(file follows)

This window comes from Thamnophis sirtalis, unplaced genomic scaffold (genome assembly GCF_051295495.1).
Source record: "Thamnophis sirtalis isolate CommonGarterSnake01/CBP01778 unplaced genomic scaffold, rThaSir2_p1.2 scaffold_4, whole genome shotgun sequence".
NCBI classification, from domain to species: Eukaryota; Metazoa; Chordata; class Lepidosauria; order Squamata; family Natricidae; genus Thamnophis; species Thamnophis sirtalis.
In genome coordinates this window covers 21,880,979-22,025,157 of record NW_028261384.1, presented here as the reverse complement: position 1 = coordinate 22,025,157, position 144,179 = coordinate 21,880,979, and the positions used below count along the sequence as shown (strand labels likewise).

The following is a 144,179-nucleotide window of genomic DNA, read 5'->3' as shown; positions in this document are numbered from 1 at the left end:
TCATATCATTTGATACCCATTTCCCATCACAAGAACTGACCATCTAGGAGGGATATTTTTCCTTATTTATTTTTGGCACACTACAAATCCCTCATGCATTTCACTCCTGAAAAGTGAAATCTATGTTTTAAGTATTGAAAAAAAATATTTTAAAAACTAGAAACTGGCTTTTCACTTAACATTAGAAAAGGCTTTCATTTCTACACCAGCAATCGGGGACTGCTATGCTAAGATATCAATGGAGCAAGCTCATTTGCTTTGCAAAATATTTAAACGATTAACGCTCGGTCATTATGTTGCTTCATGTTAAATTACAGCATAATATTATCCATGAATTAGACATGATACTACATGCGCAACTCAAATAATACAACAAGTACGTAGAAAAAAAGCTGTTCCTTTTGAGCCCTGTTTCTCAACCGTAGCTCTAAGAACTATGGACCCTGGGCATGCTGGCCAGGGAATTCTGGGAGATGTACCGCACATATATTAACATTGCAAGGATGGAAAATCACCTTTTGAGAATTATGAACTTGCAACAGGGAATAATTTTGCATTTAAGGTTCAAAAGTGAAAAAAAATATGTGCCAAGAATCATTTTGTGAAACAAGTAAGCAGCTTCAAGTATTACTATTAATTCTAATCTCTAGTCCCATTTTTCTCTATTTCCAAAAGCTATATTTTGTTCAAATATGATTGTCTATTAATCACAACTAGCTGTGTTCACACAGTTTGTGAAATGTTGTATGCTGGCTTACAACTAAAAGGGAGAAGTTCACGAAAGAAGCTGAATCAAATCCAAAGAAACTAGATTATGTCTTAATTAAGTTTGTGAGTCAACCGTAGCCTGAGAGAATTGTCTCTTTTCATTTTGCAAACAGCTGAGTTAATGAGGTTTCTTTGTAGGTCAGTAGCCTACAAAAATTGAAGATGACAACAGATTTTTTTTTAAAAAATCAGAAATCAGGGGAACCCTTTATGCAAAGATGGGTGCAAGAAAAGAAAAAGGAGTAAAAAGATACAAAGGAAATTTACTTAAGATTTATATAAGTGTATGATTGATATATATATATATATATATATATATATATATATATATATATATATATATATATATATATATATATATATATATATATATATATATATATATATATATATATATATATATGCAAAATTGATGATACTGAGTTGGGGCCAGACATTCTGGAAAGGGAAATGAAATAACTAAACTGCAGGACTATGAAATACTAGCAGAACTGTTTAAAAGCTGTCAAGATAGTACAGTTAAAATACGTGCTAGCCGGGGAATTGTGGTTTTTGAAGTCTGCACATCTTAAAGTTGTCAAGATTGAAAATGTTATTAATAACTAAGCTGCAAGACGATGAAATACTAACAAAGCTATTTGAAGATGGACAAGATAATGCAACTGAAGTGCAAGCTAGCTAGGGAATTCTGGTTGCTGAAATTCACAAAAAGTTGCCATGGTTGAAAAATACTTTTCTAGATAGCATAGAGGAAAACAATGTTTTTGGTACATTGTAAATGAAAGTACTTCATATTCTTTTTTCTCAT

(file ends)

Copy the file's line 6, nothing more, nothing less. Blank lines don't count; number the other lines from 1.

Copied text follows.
TCATATCATTTGATACCCATTTCCCATCACAAGAACTGACCATCTAGGAGGGATATTTTTCCTTATTTATTTTTGGCACACTACAAATCCCTCATGCATTTCACTCCTGAAAAGTGAAATCTATGTTTTAAGTATTGAAAAAAAATATTTTAAAAACTAGAAACTGGCTTTTCACTTAACATTAGAAAAGGCTTTCATTTCTACACCAGCAATCGGGGACTGCTATGCTAAGATATCAATGGAGCAAGCTCATTTGCTTTGCAAAATATTTAAACGATTAACGCTCGGTCATTATGTTGCTTCATGTTAAATTACAGCATAATATTATCCATGAATTAGACATGATACTACATGCGCAACTCAAATAATACAACAAGTACGTAGAAAAAAAGCTGTTCCTTTTGAGCCCTGTTTCTCAACCGTAGCTCTAAGAACTATGGACCCTGGGCATGCTGGCCAGGGAATTCTGGGAGATGTACCGCACATATATTAACATTGCAAGGATGGAAAATCACCTTTTGAGAATTATGAACTTGCAACAGGGAATAATTTTGCATTTAAGGTTCAAAAGTGAAAAAAAATATGTGCCAAGAATCATTTTGTGAAACAAGTAAGCAGCTTCAAGTATTACTATTAATTCTAATCTCTAGTCCCATTTTTCTCTATTTCCAAAAGCTATATTTTGTTCAAATATGATTGTCTATTAATCACAACTAGCTGTGTTCACACAGTTTGTGAAATGTTGTATGCTGGCTTACAACTAAAAGGGAGAAGTTCACGAAAGAAGCTGAATCAAATCCAAAGAAACTAGATTATGTCTTAATTAAGTTTGTGAGTCAACCGTAGCCTGAGAGAATTGTCTCTTTTCATTTTGCAAACAGCTGAGTTAATGAGGTTTCTTTGTAGGTCAGTAGCCTACAAAAATTGAAGATGACAACAGATTTTTTTTTAAAAAATCAGAAATCAGGGGAACCCTTTATGCAAAGATGGGTGCAAGAAAAGAAAAAGGAGTAAAAAGATACAAAGGAAATTTACTTAAGATTTATATAAGTGTATGATTGATATATATATATATATATATATATATATATATATATATATATATATATATATATATATATATATATATATATATATATATATATATATATATATATATATATATATATATGCAAAATTGATGATACTGAGTTGGGGCCAGACATTCTGGAAAGGGAAATGAAATAACTAAACTGCAGGACTATGAAATACTAGCAGAACTGTTTAAAAGCTGTCAAGATAGTACAGTTAAAATACGTGCTAGCCGGGGAATTGTGGTTTTTGAAGTCTGCACATCTTAAAGTTGTCAAGATTGAAAATGTTATTAATAACTAAGCTGCAAGACGATGAAATACTAACAAAGCTATTTGAAGATGGACAAGATAATGCAACTGAAGTGCAAGCTAGCTAGGGAATTCTGGTTGCTGAAATTCACAAAAAGTTGCCATGGTTGAAAAATACTTTTCTAGATAGCATAGAGGAAAACAATGTTTTTGGTACATTGTAAATGAAAGTACTTCATATTCTTTTTTCTCAT